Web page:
Cache Basecamp Pad 2.0 Review

CACHE BASECAMP PAD 2.0 REVIEW

The Multi-Purpose Tailgate Pad Built with Utility in Mind

Review by Sourpatch | Photos by Dusten Ryen

As a truck owning mountain biker, tailgate pads are a quintessential piece of gear. When Cache reached out for us to review their original tailgate system a few years ago, I was stoked as their pad looked like nothing else on the market. That stoke diminished a little bit when I saw how small the pad was on my full-size truck. As a result, I went a little over-critical on the review…for better or worse. Some of my (and other customers’) criticisms didn’t fall on deaf ears, and Cache hit the drawing board to make a number of improvements for the Basecamp 2.0. Instead of going for the revised Basecamp System, I opted for the standalone pad to keep things fair for our #TailgatePadTuesday mini series.

THE LAB

While the overall pad looks very similar to its predecessor, the Basecamp Pad 2.0 still received quite a few updates and improvements. The thermoform exterior of the pad has a grippier, almost rubber-like waterproof coating that encompasses the PU Nylon shell. The bumpers that face outward were also trimmed down a small amount compared to the original Basecamp pad. Cache parted with the original tie down strap that was subject to failure from breaking plastic g-hooks and replaced it with a new elastic strap that secures with heavy duty carabiners. The strap itself even doubles as a dog leash should you want to keep your four-legged friend nearby while tailgating. Cache went with a slightly larger tailgate handle access port this time round to play nicer with a wider variety of positions and added a removable cover for a cleaner look.

That covers some of the updates and improvements, there are plenty of carry overs as well. The biggest carryover is the continued “one size fits most” approach of the pad measuring in at 50”. The pad will fit almost all vehicles, with the exception of first gen Ford Rangers and pre-2016 Toyota Tacomas, and at 43” long should offer plenty of vertical coverage. Fastening the pad to the tailgate are 2 reverse-fed nylon straps which slide into a G-hook, in addition to a beefy anti-theft strap with a locking carabiner to keep it safe from theft. You can then use this to lock items directly to the Basecamp pad and rest assured they’re not going to be stolen. The interior of the pad continues to use a trusted, felt-like microfiber to provide plenty of paint protection.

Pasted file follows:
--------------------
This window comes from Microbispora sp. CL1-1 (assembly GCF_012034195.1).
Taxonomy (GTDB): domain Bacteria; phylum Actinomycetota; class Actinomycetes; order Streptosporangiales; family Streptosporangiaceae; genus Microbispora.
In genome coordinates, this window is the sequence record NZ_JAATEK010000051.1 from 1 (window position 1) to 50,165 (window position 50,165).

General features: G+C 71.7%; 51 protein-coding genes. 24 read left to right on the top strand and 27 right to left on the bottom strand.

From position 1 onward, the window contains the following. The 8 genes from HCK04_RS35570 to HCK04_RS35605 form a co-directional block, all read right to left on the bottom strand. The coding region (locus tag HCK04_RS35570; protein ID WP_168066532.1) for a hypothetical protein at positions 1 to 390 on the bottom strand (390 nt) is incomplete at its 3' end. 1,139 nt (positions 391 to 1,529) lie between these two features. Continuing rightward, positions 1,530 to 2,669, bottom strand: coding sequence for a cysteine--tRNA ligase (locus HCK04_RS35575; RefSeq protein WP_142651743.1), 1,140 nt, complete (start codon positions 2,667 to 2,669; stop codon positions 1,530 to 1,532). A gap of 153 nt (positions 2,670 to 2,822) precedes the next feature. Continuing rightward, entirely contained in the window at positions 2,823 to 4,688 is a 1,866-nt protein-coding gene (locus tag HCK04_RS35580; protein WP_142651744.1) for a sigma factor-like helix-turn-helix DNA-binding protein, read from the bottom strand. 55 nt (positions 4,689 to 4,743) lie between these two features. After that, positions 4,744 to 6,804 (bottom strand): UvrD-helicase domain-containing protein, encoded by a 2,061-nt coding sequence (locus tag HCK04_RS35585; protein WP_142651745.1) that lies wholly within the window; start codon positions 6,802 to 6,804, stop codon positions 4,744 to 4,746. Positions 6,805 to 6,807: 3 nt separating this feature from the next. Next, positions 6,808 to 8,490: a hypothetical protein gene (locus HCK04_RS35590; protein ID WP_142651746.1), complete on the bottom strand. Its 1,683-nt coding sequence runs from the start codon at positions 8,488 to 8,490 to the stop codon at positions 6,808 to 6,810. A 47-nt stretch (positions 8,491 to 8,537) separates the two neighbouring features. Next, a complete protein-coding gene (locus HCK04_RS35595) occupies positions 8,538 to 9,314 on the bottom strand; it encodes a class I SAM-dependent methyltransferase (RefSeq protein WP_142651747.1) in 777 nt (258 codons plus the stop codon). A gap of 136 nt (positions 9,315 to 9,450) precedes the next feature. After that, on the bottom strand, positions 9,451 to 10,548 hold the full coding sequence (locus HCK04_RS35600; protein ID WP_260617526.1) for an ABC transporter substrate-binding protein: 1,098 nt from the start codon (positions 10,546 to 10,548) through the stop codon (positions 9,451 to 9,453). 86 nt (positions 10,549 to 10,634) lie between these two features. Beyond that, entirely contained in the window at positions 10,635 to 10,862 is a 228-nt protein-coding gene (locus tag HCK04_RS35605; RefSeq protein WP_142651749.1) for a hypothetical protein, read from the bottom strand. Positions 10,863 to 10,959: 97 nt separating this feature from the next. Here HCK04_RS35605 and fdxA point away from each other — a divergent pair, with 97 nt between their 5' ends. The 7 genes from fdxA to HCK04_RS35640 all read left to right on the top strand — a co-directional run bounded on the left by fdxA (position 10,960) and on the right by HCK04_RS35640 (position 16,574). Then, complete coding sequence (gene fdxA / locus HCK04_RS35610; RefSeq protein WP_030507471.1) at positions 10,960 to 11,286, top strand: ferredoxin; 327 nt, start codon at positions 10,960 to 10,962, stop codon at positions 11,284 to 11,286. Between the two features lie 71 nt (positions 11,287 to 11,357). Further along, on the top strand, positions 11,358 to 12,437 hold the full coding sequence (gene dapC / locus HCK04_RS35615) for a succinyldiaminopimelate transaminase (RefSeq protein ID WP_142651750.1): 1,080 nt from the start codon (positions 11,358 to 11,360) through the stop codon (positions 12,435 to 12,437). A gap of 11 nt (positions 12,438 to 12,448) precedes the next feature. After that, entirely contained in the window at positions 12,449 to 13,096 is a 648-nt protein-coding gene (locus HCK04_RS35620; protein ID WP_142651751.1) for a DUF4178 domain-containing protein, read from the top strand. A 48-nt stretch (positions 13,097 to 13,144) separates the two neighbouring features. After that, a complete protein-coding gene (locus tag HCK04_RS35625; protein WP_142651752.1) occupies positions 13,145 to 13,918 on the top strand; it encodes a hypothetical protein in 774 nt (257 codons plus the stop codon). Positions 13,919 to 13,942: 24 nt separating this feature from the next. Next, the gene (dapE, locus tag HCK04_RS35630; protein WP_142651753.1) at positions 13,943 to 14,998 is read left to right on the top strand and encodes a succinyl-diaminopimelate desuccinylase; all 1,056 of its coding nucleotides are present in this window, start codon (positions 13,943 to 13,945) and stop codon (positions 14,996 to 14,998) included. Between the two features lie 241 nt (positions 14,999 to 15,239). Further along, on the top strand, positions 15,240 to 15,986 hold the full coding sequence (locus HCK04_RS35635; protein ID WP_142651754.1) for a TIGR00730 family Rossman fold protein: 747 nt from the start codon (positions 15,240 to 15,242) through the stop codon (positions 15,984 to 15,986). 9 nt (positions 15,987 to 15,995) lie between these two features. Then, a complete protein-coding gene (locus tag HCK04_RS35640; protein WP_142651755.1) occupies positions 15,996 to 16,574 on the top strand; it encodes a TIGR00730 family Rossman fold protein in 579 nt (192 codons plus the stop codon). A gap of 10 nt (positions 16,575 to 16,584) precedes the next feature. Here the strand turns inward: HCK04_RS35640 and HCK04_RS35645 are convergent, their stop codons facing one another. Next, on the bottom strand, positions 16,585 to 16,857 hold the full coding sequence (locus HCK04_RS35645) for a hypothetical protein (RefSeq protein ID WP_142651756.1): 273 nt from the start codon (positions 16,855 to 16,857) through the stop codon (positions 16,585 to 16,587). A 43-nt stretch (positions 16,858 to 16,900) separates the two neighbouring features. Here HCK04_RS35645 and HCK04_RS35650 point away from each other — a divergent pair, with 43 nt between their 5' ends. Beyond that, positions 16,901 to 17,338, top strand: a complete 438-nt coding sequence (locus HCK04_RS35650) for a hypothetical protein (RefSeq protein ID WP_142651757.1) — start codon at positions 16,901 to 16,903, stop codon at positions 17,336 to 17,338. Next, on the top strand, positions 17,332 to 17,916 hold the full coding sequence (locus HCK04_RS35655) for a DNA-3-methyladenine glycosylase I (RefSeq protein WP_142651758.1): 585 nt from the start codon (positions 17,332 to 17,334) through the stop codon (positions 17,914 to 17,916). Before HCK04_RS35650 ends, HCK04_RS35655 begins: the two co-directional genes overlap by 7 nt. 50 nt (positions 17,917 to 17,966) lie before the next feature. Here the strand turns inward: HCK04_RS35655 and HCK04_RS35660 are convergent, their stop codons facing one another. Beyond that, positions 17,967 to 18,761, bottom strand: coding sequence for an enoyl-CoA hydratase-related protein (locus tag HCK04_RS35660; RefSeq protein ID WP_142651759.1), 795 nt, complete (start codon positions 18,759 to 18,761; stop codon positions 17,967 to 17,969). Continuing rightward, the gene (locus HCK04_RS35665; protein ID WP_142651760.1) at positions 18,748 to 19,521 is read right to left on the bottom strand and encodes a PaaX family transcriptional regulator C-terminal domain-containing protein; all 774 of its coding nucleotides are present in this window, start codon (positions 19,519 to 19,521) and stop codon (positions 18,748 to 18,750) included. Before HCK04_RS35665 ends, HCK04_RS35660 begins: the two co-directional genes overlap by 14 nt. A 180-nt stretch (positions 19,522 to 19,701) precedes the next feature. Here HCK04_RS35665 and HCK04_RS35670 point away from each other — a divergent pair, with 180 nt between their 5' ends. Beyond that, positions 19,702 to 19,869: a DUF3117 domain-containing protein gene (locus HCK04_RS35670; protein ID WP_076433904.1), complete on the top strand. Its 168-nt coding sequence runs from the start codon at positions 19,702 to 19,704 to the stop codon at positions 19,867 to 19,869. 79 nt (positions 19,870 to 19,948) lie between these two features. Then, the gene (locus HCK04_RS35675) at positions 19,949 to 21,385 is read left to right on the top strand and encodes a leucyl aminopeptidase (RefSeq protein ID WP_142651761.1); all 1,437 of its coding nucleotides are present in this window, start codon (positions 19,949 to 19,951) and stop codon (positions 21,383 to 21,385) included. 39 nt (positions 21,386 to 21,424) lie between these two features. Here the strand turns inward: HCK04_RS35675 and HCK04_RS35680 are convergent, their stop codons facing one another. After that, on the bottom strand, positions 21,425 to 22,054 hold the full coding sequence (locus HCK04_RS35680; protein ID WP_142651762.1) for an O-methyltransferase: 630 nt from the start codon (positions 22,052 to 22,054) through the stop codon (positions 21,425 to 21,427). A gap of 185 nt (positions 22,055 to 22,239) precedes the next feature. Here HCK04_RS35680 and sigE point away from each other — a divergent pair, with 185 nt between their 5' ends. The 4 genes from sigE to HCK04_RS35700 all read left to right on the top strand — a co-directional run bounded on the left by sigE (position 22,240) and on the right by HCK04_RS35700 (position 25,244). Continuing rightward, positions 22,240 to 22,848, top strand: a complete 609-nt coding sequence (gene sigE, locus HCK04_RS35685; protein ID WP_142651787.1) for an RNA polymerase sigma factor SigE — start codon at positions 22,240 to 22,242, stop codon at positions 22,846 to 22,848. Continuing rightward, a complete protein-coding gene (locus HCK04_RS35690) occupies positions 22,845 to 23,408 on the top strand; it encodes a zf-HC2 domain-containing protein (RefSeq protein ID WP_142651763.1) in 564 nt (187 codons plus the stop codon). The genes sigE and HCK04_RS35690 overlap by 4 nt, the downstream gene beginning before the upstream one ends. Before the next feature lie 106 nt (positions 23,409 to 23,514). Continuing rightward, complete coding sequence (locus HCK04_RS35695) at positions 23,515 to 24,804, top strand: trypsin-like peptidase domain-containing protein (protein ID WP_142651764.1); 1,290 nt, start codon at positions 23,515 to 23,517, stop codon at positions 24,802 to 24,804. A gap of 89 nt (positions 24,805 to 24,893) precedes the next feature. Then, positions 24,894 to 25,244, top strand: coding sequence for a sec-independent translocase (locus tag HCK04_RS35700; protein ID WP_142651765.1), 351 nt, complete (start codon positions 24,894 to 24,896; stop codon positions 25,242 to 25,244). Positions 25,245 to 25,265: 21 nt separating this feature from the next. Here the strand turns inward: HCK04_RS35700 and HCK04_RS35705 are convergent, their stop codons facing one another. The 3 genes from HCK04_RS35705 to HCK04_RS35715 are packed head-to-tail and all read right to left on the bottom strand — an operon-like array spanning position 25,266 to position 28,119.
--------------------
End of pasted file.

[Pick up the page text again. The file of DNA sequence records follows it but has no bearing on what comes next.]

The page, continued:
Even though we opted to test the standalone Basecamp Pad 2.0, the pad still comes with the Molle webbing straps, in case you want to add the Lounger chairs and Jeffrey Cooler (or any other accessories that may come out) in the future. Cache fully stands by their products, and offers an unheard of, no questions asked 5-year warranty – impressive to say the least. At $230 for the pad alone, and $325 for the system, you would hope so though.

Cache Basecamp Pad 2.0 Review

THE DIRT

There is a lot to like about Cache’s latest pad, the Basecamp 2.0. Before we get to that, I have to address the size of the pad. At 50”, it is just too small for full-size vehicles, aesthetically anyways. That said, as Cache is a grassroots company, I understand why they kept with the one-size-fits-most design, as Tacoma’s are one of the most popular outdoors enthusiast vehicles. And after chatting with Tyler and Dillon (the mad scientists behind Cache) I’m not going to harp on them too much knowing what’s on the drafting table…all I can say is “Hurry Up!”